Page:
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Loeschke is most publicly remembered for what Hall called her “zest of life,” and the relationships she formed with her students.
Freshman Rosie Casciero and senior Meghan McGinty performed during the memorial service as members of Towson University Chorale.
McGinty said that the songs prepared for the memorial, Bruce Springsteen’s “The Rising” and Stephen Paulus’ “The Road Home,” were also performed at Loeschke’s inauguration in 2012.
A vocal performance major, McGinty sang in the “Suor Angelica” opera last spring.
“[Loeschke] actually came to it, even though she was really sick and it was hard for her to get around,” McGinty said. “She was there in the front row and afterwards she gave me a huge hug. It was really cool.”
Rosie Casciero, daughter of theatre professor and former student of Loeschke’s, Tom Casciero, knew her as a family friend before all else.
“I wish that she had still been president when I came here,” Casciero said. “I never knew her as Mrs. Loeschke, or whatever. She was always just Maravene and Auntie Mar.”
As Deputy Chief of Staff, Marina Cooper worked closely with Loeschke during her time as president.
“I can remember after a good meeting with students or a campus event, she would say ‘Aren’t we the luckiest people on the planet to do what we do?!,’ Cooper said in an email. “She needed no reward for doing her job, because the job itself was all the reward she needed.”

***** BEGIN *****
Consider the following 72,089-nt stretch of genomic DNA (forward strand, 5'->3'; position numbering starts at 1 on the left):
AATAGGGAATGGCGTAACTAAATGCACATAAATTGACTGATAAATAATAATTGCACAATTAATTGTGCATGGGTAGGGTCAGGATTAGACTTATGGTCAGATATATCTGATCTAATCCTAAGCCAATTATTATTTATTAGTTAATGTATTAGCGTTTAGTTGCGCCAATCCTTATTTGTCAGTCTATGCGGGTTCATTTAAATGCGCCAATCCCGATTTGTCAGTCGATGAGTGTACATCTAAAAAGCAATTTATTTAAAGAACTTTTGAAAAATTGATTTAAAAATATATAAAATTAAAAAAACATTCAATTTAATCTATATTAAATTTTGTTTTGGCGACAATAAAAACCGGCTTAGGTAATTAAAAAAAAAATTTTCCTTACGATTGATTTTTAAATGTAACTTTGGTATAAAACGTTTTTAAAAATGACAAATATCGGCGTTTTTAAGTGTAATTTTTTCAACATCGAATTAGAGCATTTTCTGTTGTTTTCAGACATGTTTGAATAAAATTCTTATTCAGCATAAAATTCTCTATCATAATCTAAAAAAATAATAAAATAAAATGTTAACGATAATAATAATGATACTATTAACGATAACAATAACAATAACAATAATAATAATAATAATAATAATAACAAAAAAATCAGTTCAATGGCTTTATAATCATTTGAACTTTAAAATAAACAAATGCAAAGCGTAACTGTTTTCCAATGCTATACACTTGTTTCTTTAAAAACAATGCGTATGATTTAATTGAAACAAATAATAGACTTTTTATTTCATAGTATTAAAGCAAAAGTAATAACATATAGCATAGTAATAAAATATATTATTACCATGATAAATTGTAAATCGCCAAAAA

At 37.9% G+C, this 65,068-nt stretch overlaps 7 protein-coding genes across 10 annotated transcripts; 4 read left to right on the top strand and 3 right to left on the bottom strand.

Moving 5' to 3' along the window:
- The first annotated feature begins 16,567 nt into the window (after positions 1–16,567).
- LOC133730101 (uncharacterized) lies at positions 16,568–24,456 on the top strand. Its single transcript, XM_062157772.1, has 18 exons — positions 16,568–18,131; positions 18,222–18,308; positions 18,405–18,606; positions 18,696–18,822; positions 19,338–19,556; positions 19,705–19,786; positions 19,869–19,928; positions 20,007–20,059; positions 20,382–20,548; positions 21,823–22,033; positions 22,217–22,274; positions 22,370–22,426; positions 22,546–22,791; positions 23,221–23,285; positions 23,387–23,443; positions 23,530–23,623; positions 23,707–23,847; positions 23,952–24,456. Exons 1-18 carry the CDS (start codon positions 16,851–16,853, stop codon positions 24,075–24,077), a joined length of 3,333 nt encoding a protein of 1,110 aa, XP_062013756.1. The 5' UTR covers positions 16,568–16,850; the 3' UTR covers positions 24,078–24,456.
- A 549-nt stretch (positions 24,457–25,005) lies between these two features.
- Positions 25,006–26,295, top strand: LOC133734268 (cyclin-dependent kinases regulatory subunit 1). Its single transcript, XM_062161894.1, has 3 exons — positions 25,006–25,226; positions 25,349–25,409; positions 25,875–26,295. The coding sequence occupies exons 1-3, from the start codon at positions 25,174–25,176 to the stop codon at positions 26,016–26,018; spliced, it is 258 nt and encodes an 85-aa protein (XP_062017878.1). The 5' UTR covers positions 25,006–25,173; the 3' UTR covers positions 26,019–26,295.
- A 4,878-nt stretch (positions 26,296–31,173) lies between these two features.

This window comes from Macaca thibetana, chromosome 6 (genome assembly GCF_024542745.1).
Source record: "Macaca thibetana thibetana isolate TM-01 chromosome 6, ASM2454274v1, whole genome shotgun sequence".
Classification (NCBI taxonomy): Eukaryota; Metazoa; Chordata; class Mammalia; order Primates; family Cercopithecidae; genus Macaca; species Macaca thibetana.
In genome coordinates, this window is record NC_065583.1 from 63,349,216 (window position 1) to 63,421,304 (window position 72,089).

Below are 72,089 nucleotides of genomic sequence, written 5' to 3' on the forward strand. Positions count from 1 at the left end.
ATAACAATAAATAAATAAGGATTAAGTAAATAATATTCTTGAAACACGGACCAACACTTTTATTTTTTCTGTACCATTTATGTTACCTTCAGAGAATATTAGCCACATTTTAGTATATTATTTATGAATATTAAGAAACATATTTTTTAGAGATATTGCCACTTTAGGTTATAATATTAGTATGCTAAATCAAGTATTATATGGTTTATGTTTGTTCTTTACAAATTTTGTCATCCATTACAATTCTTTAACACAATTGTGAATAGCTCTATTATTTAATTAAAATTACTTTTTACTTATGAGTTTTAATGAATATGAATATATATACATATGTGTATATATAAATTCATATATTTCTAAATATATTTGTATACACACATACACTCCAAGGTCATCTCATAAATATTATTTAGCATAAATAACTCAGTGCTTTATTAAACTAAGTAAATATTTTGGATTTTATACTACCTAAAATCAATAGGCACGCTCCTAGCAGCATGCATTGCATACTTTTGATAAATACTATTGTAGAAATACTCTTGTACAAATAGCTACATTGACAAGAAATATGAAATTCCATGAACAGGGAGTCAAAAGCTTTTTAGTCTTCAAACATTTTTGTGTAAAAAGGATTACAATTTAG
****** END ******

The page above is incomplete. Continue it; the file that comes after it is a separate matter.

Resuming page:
In addition to the enthusiasm and warmth described by Cooper, theatre professor Peggy Penniman, who has been an adjunct at Towson for 40 years, said that the president emerita possessed a pragmatic, driven side.
“She was great about praising and supporting other people’s work and achievements, but on the practical side, she always made sure it was written. So, it was something that could go in somebody’s portfolio,” Penniman said.
During her time as president, Loeschke founded the TU Professional Leadership Program for Women, named the university’s first presidential scholar and influenced the installation of campus’ International Walkway.
Professor Richard Vatz, who first met Loeschke in 1974, said in an email that he remembers her as a woman who “respected public opinion but was never controlled by it.”
“And yet she was the most charismatically impressive president Towson has had, along many such impressive leaders,” he said. “She brought the spirit of students and faculty and administration and staff to their pinnacle.”